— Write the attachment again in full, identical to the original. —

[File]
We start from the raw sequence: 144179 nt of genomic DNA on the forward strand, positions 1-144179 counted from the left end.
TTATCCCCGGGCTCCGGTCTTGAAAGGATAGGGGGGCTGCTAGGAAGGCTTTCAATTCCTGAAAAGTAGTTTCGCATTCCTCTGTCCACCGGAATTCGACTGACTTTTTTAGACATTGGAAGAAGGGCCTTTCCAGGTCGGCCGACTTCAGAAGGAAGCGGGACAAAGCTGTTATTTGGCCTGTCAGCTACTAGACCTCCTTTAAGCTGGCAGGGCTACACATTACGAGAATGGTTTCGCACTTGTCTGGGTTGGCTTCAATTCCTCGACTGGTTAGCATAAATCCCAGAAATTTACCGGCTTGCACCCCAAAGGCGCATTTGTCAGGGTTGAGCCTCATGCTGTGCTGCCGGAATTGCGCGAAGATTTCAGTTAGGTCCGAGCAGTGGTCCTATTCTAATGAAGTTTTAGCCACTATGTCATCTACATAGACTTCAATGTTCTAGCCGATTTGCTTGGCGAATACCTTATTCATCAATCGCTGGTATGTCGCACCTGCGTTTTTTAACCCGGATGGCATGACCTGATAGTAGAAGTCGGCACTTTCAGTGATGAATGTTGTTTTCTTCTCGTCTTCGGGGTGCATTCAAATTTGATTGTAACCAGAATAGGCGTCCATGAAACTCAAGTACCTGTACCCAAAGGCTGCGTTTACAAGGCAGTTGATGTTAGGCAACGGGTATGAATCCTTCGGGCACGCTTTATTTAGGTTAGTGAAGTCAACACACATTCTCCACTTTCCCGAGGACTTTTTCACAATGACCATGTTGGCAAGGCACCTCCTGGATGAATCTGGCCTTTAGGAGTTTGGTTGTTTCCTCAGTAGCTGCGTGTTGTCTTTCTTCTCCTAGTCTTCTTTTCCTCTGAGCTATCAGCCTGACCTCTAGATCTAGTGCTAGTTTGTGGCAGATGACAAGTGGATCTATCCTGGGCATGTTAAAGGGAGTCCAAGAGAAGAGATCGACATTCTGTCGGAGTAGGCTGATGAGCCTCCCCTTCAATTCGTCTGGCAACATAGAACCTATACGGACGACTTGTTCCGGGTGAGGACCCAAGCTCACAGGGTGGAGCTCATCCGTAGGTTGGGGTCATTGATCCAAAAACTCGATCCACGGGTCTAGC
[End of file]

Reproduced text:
We start from the raw sequence: 144179 nt of genomic DNA on the forward strand, positions 1-144179 counted from the left end.
TTATCCCCGGGCTCCGGTCTTGAAAGGATAGGGGGGCTGCTAGGAAGGCTTTCAATTCCTGAAAAGTAGTTTCGCATTCCTCTGTCCACCGGAATTCGACTGACTTTTTTAGACATTGGAAGAAGGGCCTTTCCAGGTCGGCCGACTTCAGAAGGAAGCGGGACAAAGCTGTTATTTGGCCTGTCAGCTACTAGACCTCCTTTAAGCTGGCAGGGCTACACATTACGAGAATGGTTTCGCACTTGTCTGGGTTGGCTTCAATTCCTCGACTGGTTAGCATAAATCCCAGAAATTTACCGGCTTGCACCCCAAAGGCGCATTTGTCAGGGTTGAGCCTCATGCTGTGCTGCCGGAATTGCGCGAAGATTTCAGTTAGGTCCGAGCAGTGGTCCTATTCTAATGAAGTTTTAGCCACTATGTCATCTACATAGACTTCAATGTTCTAGCCGATTTGCTTGGCGAATACCTTATTCATCAATCGCTGGTATGTCGCACCTGCGTTTTTTAACCCGGATGGCATGACCTGATAGTAGAAGTCGGCACTTTCAGTGATGAATGTTGTTTTCTTCTCGTCTTCGGGGTGCATTCAAATTTGATTGTAACCAGAATAGGCGTCCATGAAACTCAAGTACCTGTACCCAAAGGCTGCGTTTACAAGGCAGTTGATGTTAGGCAACGGGTATGAATCCTTCGGGCACGCTTTATTTAGGTTAGTGAAGTCAACACACATTCTCCACTTTCCCGAGGACTTTTTCACAATGACCATGTTGGCAAGGCACCTCCTGGATGAATCTGGCCTTTAGGAGTTTGGTTGTTTCCTCAGTAGCTGCGTGTTGTCTTTCTTCTCCTAGTCTTCTTTTCCTCTGAGCTATCAGCCTGACCTCTAGATCTAGTGCTAGTTTGTGGCAGATGACAAGTGGATCTATCCTGGGCATGTTAAAGGGAGTCCAAGAGAAGAGATCGACATTCTGTCGGAGTAGGCTGATGAGCCTCCCCTTCAATTCGTCTGGCAACATAGAACCTATACGGACGACTTGTTCCGGGTGAGGACCCAAGCTCACAGGGTGGAGCTCATCCGTAGGTTGGGGTCATTGATCCAAAAACTCGATCCACGGGTCTAGC